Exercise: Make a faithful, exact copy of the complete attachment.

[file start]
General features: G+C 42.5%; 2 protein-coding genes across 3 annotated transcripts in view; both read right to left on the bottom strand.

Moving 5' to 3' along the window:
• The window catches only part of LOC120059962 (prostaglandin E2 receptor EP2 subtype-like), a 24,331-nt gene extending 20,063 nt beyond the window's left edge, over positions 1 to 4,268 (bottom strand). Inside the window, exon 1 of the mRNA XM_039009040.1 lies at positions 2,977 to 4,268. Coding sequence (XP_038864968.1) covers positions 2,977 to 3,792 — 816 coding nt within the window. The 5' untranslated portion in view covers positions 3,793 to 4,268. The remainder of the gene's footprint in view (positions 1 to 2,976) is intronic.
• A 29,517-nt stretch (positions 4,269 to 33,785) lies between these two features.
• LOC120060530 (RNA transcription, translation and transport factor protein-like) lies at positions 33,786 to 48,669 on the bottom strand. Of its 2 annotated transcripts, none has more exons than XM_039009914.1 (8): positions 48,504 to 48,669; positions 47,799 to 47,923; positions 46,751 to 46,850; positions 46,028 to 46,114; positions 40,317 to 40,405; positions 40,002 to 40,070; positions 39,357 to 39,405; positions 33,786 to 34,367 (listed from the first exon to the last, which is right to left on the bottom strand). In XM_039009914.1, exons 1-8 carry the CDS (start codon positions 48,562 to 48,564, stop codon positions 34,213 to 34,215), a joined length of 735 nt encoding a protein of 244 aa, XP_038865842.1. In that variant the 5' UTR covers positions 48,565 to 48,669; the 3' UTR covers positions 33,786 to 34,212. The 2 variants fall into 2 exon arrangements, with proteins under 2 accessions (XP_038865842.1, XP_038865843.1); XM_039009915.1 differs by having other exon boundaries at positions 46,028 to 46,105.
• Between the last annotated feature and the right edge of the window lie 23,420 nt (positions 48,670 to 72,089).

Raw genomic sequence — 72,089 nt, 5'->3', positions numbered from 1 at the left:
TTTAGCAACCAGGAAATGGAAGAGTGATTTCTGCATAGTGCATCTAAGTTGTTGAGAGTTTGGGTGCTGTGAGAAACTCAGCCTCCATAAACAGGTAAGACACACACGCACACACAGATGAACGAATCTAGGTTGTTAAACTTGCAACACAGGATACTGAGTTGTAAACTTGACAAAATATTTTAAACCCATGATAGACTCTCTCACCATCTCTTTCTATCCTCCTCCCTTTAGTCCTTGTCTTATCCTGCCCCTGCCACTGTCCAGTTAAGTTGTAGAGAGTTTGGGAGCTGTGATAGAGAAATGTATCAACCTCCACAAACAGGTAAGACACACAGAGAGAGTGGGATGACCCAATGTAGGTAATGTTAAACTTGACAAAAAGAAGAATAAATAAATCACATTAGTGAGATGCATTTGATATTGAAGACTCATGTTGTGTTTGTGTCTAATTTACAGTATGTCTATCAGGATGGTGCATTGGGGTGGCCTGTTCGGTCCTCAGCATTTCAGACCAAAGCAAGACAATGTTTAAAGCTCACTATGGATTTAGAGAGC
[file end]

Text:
General features: G+C 42.5%; 2 protein-coding genes across 3 annotated transcripts in view; both read right to left on the bottom strand.

Moving 5' to 3' along the window:
• The window catches only part of LOC120059962 (prostaglandin E2 receptor EP2 subtype-like), a 24,331-nt gene extending 20,063 nt beyond the window's left edge, over positions 1 to 4,268 (bottom strand). Inside the window, exon 1 of the mRNA XM_039009040.1 lies at positions 2,977 to 4,268. Coding sequence (XP_038864968.1) covers positions 2,977 to 3,792 — 816 coding nt within the window. The 5' untranslated portion in view covers positions 3,793 to 4,268. The remainder of the gene's footprint in view (positions 1 to 2,976) is intronic.
• A 29,517-nt stretch (positions 4,269 to 33,785) lies between these two features.
• LOC120060530 (RNA transcription, translation and transport factor protein-like) lies at positions 33,786 to 48,669 on the bottom strand. Of its 2 annotated transcripts, none has more exons than XM_039009914.1 (8): positions 48,504 to 48,669; positions 47,799 to 47,923; positions 46,751 to 46,850; positions 46,028 to 46,114; positions 40,317 to 40,405; positions 40,002 to 40,070; positions 39,357 to 39,405; positions 33,786 to 34,367 (listed from the first exon to the last, which is right to left on the bottom strand). In XM_039009914.1, exons 1-8 carry the CDS (start codon positions 48,562 to 48,564, stop codon positions 34,213 to 34,215), a joined length of 735 nt encoding a protein of 244 aa, XP_038865842.1. In that variant the 5' UTR covers positions 48,565 to 48,669; the 3' UTR covers positions 33,786 to 34,212. The 2 variants fall into 2 exon arrangements, with proteins under 2 accessions (XP_038865842.1, XP_038865843.1); XM_039009915.1 differs by having other exon boundaries at positions 46,028 to 46,105.
• Between the last annotated feature and the right edge of the window lie 23,420 nt (positions 48,670 to 72,089).

Raw genomic sequence — 72,089 nt, 5'->3', positions numbered from 1 at the left:
TTTAGCAACCAGGAAATGGAAGAGTGATTTCTGCATAGTGCATCTAAGTTGTTGAGAGTTTGGGTGCTGTGAGAAACTCAGCCTCCATAAACAGGTAAGACACACACGCACACACAGATGAACGAATCTAGGTTGTTAAACTTGCAACACAGGATACTGAGTTGTAAACTTGACAAAATATTTTAAACCCATGATAGACTCTCTCACCATCTCTTTCTATCCTCCTCCCTTTAGTCCTTGTCTTATCCTGCCCCTGCCACTGTCCAGTTAAGTTGTAGAGAGTTTGGGAGCTGTGATAGAGAAATGTATCAACCTCCACAAACAGGTAAGACACACAGAGAGAGTGGGATGACCCAATGTAGGTAATGTTAAACTTGACAAAAAGAAGAATAAATAAATCACATTAGTGAGATGCATTTGATATTGAAGACTCATGTTGTGTTTGTGTCTAATTTACAGTATGTCTATCAGGATGGTGCATTGGGGTGGCCTGTTCGGTCCTCAGCATTTCAGACCAAAGCAAGACAATGTTTAAAGCTCACTATGGATTTAGAGAGC